Carina Murphy looks at our favourite Essex gal/meme queen through a feminist lens.
Allow me to introduce Gemma Collins, the 36 year old ex-car saleswoman from Brentwood, Essex. You probably know her from everywhere on the internet. While she’s always been a stand out on the reality show that made her name, Gemma’s fame has exploded over the last six months; from blessing our feeds with innumerable and fantastically quotable clips to being crowned Queen of the ‘memay’, ‘GC’’s social media presence of late has been nothing short of sensational. The Twitter account ‘Gemma Reacts’ gained 24,000 followers in less than four days, and it’s not alone; new accounts devoted to her antics seem to pop up every five minutes. Perhaps most fanatic is one fan’s transposition of her into the Lord’s Prayer; ‘Our Gemma’ it goes, ‘who art in Brentwood, Hunni be thy name…’.
Gemma Collins is more than just a bit of Facebook buzz – the mania surrounding her larger than life personality is starting to look almost like a cult. Given the cultural phenomenon that is her rise to stardom, and the iconic stature which she is fast assuming for thousands of people, it’s worth considering whether Gemma’s earned her podium (like she earned her divaship), whether she’s a positive role model to look up to, and whether or not we, in choosing to do so, have in fact gone mad.
As loved as she is, Gemma is certainly not without her critics. It’s easy to accuse her of lacking substance, of not having a ‘proper job’, and of generally being ridiculous. To all of the above I would respond as I do when people try and drag Kim Kardashian – she’s obviously doing something right. A talentless woman with no real job and half a brain cell couldn’t build herself a net worth of almost 3 million pounds, run a successful boutique, and be dubbed the seventh most influential person in Essex (above Russell Brand, Dermot O’Leary, Dame Maggie Smith, and the multi-millionaire businesswoman Deborah Meaden). While she may not have taken the traditional route, Gemma has still made it. Regardless of whether she’s deliberately exploiting a gap in the market for a more relatable brand of woman celebrity or simply doing it subconsciously, Gemma is a fine example of an extremely successful woman who has become both rich and influential by utilising the talents she’s got.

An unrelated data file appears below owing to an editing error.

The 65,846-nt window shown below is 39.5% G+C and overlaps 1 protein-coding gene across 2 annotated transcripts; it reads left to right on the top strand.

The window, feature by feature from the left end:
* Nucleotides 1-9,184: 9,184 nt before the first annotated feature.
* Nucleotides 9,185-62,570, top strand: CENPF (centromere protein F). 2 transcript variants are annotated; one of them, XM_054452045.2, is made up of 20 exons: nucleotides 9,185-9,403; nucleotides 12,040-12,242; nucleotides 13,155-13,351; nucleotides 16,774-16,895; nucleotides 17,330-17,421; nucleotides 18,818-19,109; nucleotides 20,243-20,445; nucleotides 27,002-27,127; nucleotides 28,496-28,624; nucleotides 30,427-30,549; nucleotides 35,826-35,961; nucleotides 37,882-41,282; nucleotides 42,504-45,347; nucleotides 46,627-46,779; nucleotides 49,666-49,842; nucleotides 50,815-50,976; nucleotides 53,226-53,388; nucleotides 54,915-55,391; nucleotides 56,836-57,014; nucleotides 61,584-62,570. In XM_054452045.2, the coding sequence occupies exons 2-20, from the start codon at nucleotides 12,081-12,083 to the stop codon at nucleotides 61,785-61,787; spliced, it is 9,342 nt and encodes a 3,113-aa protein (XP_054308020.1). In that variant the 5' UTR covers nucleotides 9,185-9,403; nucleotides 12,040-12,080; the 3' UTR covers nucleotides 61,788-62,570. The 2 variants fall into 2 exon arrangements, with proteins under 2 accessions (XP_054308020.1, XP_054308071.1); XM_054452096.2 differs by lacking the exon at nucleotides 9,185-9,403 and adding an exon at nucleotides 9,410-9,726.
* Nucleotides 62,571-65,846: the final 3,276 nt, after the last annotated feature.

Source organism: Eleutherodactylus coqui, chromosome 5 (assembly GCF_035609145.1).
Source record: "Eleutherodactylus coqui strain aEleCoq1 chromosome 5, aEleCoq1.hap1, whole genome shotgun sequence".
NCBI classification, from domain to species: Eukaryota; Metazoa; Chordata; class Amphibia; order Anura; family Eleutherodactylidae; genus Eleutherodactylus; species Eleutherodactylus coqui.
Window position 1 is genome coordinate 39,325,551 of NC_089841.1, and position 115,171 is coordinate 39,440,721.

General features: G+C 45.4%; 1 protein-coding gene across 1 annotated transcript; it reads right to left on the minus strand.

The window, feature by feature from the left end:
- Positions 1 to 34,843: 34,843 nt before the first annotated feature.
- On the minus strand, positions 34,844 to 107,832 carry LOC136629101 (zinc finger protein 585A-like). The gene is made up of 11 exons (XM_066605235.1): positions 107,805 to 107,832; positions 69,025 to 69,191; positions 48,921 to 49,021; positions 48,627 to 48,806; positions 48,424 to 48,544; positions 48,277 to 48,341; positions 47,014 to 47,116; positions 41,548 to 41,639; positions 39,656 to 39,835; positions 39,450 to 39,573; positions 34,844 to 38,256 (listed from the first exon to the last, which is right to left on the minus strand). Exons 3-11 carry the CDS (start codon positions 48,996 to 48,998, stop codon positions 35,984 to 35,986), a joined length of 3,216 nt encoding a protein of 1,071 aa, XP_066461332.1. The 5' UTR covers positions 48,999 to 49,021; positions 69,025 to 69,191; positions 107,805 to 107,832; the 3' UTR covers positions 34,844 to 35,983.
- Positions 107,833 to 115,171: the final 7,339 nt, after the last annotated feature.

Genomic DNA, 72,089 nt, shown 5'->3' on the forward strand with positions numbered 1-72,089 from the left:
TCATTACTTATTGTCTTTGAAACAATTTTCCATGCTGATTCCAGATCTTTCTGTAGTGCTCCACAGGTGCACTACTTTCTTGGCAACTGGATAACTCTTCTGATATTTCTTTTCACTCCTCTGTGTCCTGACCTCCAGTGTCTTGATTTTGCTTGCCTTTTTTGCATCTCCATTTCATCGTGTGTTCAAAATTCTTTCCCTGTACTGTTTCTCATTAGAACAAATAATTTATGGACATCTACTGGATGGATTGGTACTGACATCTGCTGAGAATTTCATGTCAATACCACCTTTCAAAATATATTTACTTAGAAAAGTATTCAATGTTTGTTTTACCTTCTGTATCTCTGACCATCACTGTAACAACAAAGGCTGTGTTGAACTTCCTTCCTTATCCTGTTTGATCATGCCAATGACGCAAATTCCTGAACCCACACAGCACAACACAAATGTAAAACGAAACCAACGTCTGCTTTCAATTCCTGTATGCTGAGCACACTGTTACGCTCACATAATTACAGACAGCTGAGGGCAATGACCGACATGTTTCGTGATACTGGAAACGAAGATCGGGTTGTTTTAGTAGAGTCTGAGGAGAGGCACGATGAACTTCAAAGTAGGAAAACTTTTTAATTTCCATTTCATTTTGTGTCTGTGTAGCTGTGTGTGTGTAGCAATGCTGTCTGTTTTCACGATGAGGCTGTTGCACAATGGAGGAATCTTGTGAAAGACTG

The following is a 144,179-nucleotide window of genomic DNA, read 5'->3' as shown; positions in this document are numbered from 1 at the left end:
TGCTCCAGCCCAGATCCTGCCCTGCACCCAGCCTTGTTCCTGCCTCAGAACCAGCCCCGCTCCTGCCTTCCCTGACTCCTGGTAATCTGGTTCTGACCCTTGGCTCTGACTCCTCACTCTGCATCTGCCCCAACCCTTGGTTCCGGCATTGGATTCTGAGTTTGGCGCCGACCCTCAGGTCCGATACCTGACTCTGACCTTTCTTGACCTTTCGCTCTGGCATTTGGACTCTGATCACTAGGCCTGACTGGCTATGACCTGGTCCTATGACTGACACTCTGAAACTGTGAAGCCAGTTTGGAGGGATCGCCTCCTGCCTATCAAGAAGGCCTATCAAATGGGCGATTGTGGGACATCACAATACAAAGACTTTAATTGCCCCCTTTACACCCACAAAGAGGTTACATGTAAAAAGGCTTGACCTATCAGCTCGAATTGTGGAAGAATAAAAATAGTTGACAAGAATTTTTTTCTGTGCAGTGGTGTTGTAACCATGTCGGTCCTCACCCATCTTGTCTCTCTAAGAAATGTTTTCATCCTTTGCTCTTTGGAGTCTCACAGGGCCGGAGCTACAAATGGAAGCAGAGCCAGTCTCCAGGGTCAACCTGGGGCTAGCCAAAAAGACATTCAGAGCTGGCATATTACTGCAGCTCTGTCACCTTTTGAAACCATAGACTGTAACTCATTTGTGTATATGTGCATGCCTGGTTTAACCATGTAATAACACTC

However, ‘success’ does not always equal ‘progress’: there are some aspects of Gemma’s persona which are troubling from a feminist point of view. The majority of her fanbase is made up of impressionable young women and girls. Her appeal rests largely on the fact that, as a self-styled ‘Bridget Jones’ who does not conform to the stereotypical stick-thin woman celebrity, is not afraid of slipping up here and there, and is more than capable of laughing at her own blunders, Gemma is a figure to whom the majority of women can relate – as demonstrated by the popularity of ‘Gemma Reacts’ et al. More to the point, her no-nonsense, body-confident attitude is one that many who watch her will feel inspired to emulate.
While this is all very empowering, what is not is her almost all-consuming obsession with finding a man. I refer you here to the recent episode in which her Instagram became a shrine to fellow TOWIE cast member and ex-boyfriend James ‘Arg’ Argent in a desperate bid to get him back. Such dependent behaviour played out in so public a sphere is worrying because impressionable fans may come to consider it healthy and normal. Even more damaging was her behaviour on Celebrity Big Brother, where she kicked fellow housemate Darren Day out of the kitchen and refused to let him wash up, claiming ‘it’s not a man’s job’. It seems unnecessary to point out how such reinforcement of archaic gender distinctions doesn’t make Gemma a brilliant feminist role model.
Yet it does well to remember that this incident not only got Gemma evicted from the house, but also got her booed off stage. Arguably, any anti-feminist behaviour she may exhibit is harmless because no-one, not even Gemma Collins, seems to take Gemma Collins particularly seriously. Internet jokes about her are, while always affectionate, gentle mockery. Being ridiculous is an integral part of her Bridget Jones persona – no-one is expecting the woman who insists on being ‘a massive fan of the dictionary’ to start offering accurate political commentary. Instead it seems that the spotlight is fixed on her unapologetic authenticity, positive message of self-love, infectious bodily confidence and championing of everyone who has ever wanted to wear a mesh swimsuit but felt too insecure to try it. As she says: ‘I am as I am, and I ain’t gonna apologise for it’.
In a world where girls grow up surrounded by plastic celebs who flaunt an unattainable image of inhumane perfection, Gemma is not only wonderfully refreshing but an incredibly healthy dose of reality. And while she may be a little crazy in love sometimes, at least she doesn’t let men mess her around like so many of her women castmates. Nothing demonstrates Gemma’s indomitable womanhood and her genuine, warm hearted desire to help all girls feel fab than the iconic poolside moment when she told Arg to take a good final look at her swimsuit-clad body, scolded him with ‘don’t you ever disrespect a girl’, and strutted off stage to the cheers of her TOWIE sisters – ‘I may not be a size ten but I know I’ve got a good heart. So take that, and kiss that!’.
Illustration by Ruby Rowan Gleeson.